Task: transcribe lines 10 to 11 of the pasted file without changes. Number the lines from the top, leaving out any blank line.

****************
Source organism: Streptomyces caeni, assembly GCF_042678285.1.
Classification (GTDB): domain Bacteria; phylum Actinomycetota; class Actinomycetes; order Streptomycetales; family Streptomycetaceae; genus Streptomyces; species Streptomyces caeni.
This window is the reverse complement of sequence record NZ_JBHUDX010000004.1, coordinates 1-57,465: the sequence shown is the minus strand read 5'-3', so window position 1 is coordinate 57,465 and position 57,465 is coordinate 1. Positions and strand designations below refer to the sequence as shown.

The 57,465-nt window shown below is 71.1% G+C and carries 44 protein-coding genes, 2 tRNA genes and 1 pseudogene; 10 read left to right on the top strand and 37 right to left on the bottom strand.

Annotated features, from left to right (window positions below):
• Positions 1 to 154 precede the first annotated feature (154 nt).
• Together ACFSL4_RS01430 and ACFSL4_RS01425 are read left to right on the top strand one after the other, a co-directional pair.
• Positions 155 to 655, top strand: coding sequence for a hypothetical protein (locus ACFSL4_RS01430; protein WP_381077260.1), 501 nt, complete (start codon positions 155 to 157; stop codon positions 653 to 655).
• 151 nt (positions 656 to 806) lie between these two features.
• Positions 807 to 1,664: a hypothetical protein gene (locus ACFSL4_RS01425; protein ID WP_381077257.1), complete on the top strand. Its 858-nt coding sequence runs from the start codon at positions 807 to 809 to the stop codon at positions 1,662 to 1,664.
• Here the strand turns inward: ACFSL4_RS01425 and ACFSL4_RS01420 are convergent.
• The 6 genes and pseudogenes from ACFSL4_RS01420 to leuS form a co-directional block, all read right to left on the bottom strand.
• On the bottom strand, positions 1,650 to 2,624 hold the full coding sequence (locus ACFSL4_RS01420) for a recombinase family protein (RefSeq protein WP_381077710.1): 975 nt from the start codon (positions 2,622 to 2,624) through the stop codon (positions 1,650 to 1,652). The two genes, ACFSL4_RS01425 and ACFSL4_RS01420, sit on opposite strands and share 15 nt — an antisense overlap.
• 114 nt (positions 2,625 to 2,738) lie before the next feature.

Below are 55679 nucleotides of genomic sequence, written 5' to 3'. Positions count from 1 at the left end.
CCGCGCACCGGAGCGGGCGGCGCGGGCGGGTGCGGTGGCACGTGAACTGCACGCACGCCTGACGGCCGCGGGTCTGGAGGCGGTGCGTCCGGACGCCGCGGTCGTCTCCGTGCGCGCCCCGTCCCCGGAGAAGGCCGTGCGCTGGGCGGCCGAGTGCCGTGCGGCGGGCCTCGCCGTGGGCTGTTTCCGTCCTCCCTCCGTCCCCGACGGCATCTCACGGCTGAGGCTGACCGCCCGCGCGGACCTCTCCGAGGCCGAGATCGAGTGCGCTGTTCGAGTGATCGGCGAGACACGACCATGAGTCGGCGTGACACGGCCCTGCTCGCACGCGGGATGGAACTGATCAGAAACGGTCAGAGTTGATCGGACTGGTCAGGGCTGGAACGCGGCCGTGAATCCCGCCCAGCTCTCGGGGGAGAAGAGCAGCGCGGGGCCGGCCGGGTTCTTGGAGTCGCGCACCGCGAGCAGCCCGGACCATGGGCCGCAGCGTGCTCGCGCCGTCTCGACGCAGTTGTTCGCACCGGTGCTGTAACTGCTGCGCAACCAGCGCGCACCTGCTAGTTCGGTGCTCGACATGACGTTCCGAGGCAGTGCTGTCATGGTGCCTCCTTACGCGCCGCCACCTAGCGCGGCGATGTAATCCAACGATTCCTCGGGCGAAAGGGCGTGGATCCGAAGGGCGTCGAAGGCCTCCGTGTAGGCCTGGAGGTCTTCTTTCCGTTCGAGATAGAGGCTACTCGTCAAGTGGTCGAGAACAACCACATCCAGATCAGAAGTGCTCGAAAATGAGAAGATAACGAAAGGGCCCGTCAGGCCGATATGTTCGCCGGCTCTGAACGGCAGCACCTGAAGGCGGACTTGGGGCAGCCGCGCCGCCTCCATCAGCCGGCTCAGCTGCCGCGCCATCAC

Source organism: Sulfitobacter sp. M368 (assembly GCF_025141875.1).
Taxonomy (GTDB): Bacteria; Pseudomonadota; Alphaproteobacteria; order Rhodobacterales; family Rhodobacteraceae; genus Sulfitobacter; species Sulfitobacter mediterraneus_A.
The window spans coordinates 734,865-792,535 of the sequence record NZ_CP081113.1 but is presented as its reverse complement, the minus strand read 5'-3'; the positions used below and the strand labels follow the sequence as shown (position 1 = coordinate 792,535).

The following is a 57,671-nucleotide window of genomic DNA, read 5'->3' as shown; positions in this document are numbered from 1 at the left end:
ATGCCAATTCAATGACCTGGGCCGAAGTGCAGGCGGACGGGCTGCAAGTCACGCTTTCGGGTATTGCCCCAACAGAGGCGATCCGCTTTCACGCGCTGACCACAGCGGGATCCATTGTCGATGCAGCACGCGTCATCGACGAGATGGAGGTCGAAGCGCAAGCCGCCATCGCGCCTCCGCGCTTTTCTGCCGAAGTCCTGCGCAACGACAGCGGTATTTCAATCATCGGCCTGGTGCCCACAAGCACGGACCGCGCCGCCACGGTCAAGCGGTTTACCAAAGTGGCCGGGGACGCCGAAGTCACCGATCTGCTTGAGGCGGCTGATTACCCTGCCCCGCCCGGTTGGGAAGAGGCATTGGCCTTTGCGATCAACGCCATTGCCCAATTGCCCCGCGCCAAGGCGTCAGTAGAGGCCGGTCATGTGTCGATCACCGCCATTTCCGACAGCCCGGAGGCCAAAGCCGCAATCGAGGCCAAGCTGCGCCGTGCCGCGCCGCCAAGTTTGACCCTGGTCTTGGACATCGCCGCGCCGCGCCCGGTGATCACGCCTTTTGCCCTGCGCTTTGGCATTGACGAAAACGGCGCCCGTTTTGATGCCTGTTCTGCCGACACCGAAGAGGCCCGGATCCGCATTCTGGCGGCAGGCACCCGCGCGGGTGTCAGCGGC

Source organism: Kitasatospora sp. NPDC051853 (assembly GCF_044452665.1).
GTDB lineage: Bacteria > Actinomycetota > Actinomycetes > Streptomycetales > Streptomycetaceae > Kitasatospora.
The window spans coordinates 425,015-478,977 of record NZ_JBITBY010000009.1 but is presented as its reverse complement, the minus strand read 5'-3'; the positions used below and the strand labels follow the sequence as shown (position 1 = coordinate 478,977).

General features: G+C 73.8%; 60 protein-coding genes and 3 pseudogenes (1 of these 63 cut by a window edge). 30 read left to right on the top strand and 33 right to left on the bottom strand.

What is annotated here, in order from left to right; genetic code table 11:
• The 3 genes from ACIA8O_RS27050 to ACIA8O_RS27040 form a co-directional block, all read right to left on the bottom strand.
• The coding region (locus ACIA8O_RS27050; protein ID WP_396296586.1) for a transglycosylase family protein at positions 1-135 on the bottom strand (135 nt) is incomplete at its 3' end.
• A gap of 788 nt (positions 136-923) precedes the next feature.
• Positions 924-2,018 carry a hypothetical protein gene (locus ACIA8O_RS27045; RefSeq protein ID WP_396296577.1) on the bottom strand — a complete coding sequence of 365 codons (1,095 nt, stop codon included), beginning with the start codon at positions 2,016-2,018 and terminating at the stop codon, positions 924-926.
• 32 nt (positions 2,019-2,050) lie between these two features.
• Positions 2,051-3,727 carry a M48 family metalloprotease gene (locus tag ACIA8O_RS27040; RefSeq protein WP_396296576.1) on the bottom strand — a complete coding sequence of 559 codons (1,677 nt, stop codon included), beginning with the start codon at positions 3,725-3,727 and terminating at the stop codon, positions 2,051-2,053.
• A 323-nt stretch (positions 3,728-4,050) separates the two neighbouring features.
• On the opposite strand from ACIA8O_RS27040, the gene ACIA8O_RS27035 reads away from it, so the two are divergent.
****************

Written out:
• Positions 807 to 1,664: a hypothetical protein gene (locus ACFSL4_RS01425; protein ID WP_381077257.1), complete on the top strand. Its 858-nt coding sequence runs from the start codon at positions 807 to 809 to the stop codon at positions 1,662 to 1,664.
• Here the strand turns inward: ACFSL4_RS01425 and ACFSL4_RS01420 are convergent.